It’s all about high inflation at the moment. The Federal Reserve is certainly focused on inflation risk and is set to raise interest rates again in tomorrow’s policy announcement (Wed., July 27). The view that “inflation is transitory” is all but dead as a viable narrative on Wall Street and beyond and so the future looks obvious. Considering the potential for a return of disinflation/deflation (D/D) risk, in other words, appears clueless in the extreme. For that reason alone, let’s consider its likelihood at some point in the near future, if only as an exercise in contrarian thinking.
The main factor that may revive D/D is the elephant in the room at the moment: rising recession risk. History strongly suggests that whatever the prevailing level of inflation, the onset of recession tends to trim pricing pressure’s sails, sometimes dramatically. It could be different this time, but the economic record begs to differ.
A key reason that inflation’s trend tends to reverse during recessions: tighter monetary policy. The Fed remains on course to keep tightening, with another relatively hefty 75-basis-point increase expected (via Fed funds futures) for tomorrow’s policy announcement.
Analysts are debating how long the central bank will continue to raise rates, but the case for expecting a hawkish bias to persist rests on the view that the Fed’s inflation-management credentials are being tested and it can’t afford to fail. This line of reasoning says that nothing short of a clear reversal in inflation will suffice, which may take a series of rate hikes that last longer than expected.
A key focus on managing expectations is linked to tomorrow’s press conference with Chairman Jerome Powell. “He could talk about the [rate-hiking] cycle going well into next year,” says Michael Schumacher, Wells Fargo director of rates strategy. “The market is pricing a pretty quick end to the hiking cycle. That’s just not realistic. I think he’ll sound pretty hawkish.”
The longer the Fed tightens monetary policy, the higher the odds of recession and perhaps the deeper the pain and reversal of pricing pressure. Economist Nouriel Roubini says other factors suggest that an economic contraction could be deeper than anticipated by the consensus view.
“There are many reasons why we are going to have a severe recession and a severe debt and financial crisis,” says the chairman and chief executive officer of Roubini Macro Associates. “The idea that this is going to be short and shallow is totally delusional.”
Even if a sharp recession strikes, it’s unclear how far and fast inflation would fall (assuming it falls at all). But uncertainty never stops investors from attempting to price in the morrow. At the moment, there are some hints that the market is considering that inflation will soon peak, if it hasn’t already. We’ve been here before, of course, only to learn that peak-inflation views were premature if not outright wrong. Nonetheless, the market seems to be reconsidering the possibility anew. If so, skeptics will say that the market is making the same mistake again. Maybe, but there’s no law that says that being wrong previously insures that you’ll be wrong the next time.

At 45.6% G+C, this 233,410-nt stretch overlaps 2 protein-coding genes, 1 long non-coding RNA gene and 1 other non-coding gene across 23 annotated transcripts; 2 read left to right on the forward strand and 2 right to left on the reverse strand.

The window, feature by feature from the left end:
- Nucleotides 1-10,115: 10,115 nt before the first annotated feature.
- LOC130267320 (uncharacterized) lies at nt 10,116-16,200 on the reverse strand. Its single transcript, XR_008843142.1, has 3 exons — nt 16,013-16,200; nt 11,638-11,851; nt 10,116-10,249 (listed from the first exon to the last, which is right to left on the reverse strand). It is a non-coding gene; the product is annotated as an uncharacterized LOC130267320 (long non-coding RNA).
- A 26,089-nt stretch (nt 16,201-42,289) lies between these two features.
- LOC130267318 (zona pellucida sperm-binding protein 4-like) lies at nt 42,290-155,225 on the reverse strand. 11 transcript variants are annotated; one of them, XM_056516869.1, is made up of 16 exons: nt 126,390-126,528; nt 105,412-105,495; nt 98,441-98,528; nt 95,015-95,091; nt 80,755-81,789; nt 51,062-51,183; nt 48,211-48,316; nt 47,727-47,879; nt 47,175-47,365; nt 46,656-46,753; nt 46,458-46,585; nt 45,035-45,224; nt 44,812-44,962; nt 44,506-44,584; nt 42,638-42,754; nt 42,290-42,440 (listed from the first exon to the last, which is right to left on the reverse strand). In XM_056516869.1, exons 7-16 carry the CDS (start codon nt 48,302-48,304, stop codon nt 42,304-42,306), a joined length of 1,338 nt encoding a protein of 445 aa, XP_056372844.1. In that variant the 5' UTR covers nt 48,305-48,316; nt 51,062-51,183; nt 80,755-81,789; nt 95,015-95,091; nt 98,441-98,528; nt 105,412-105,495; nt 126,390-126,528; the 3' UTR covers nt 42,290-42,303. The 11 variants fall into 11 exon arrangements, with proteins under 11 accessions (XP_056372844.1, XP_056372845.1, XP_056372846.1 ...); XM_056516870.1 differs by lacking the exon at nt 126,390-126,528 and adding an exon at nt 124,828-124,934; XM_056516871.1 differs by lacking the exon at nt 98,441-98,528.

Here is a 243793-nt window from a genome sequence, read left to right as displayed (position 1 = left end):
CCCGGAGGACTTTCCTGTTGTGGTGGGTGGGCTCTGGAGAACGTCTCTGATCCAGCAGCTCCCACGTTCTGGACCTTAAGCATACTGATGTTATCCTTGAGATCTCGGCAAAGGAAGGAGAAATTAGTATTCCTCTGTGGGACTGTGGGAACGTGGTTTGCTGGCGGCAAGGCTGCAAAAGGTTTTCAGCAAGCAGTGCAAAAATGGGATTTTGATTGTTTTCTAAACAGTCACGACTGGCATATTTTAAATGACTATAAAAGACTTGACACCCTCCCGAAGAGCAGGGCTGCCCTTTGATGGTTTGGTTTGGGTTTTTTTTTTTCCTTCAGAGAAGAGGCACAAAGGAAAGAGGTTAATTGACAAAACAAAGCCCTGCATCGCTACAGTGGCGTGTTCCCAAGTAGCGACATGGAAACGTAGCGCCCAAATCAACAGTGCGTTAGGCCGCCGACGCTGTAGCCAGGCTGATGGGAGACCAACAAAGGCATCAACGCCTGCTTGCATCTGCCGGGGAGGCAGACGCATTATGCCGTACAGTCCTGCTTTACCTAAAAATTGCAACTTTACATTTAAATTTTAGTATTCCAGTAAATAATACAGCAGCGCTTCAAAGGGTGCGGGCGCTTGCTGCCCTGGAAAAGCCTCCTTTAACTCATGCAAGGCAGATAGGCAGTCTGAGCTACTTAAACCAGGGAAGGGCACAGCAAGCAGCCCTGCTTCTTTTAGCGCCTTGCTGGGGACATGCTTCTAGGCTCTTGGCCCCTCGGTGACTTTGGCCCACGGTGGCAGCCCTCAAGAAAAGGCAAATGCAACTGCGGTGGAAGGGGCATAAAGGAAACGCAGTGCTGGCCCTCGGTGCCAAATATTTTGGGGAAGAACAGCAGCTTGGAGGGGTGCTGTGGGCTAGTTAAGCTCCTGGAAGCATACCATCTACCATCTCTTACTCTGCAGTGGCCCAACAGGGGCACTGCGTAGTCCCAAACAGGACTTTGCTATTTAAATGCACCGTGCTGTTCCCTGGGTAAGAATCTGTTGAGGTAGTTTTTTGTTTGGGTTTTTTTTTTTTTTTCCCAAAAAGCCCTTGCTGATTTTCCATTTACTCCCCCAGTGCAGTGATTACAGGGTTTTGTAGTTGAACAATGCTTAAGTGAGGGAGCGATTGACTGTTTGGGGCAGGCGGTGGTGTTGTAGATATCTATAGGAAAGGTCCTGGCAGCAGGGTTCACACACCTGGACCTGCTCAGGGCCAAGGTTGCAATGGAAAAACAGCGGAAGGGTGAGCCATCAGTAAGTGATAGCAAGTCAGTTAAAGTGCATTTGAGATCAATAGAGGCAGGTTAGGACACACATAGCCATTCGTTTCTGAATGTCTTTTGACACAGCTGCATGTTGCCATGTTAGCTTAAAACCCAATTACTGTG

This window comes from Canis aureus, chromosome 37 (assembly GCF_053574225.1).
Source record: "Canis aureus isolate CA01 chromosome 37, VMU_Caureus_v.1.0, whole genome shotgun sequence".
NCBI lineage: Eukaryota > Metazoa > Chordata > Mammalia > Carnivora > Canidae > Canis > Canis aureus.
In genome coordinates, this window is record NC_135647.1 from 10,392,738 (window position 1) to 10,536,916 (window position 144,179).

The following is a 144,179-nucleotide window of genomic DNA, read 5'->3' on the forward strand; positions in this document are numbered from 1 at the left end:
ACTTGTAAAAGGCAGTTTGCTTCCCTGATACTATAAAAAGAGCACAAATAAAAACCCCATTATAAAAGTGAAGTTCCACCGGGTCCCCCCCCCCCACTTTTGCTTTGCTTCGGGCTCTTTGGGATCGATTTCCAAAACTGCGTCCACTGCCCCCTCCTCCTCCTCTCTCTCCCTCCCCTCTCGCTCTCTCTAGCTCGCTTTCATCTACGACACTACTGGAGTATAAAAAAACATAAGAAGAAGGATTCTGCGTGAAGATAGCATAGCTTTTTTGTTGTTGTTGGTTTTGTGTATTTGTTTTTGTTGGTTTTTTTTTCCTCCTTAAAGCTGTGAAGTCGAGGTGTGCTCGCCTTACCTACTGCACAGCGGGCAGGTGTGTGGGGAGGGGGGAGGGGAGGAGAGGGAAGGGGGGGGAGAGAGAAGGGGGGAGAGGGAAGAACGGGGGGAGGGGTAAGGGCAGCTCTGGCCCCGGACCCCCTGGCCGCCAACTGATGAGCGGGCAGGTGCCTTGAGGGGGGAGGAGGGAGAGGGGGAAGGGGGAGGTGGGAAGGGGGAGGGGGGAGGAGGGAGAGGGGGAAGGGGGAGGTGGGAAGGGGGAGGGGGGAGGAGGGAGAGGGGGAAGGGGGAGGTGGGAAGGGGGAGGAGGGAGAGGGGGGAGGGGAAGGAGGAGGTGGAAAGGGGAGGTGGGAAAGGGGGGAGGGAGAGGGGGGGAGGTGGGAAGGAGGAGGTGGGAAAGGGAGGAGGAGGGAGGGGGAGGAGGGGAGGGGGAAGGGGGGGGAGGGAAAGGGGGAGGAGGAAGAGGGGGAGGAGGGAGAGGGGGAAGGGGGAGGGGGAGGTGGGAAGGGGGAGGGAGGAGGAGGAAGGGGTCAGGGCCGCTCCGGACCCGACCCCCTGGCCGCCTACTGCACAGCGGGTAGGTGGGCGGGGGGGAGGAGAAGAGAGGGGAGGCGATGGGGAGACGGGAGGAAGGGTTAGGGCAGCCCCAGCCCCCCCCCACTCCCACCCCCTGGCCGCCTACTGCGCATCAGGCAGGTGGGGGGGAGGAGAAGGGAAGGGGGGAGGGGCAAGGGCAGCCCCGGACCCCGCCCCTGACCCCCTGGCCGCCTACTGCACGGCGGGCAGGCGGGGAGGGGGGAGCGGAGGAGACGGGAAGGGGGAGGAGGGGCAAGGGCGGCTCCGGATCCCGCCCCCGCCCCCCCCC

Meantime, the US Treasury market’s implied inflation forecast (based on the spread between nominal and inflation-indexed yields) has pulled back substantially recently, a sign that sentiment for peak inflation seems to be building.
Consider, too, that a proxy for the reflation/inflation trade, based on the ratio for a set ETFs, may be starting to roll over.
Perhaps the bigger question is whether the forces that drove disinflation/deflation before the current inflation surge will revive as primary macro drivers in the months and years ahead? Aging demographics, rising use of technology that displaces workers and the so-called global savings gluts have been widely cited as contributors for the low-inflation era that ended (or appeared to end) last year.
The case for a return of disinflation/deflation is hardly open and shut, but the same can be said for assuming that high inflation will persist for years. We are, it seems, at a critical transition period that will determine what comes next. There are many ways to monitor this transition, but perhaps the best way is to start with Treasury yields. Not surprisingly, the market is less than decisive at the moment.
If and when the benchmark 10-year yield shows a stronger up or down trend we’ll have a clearer message on the outlook for inflation vs. disinflation/deflation risk from the crowd. Meantime, the jury’s out, although there’s a good case for expecting a verdict at some point in this year’s second half.
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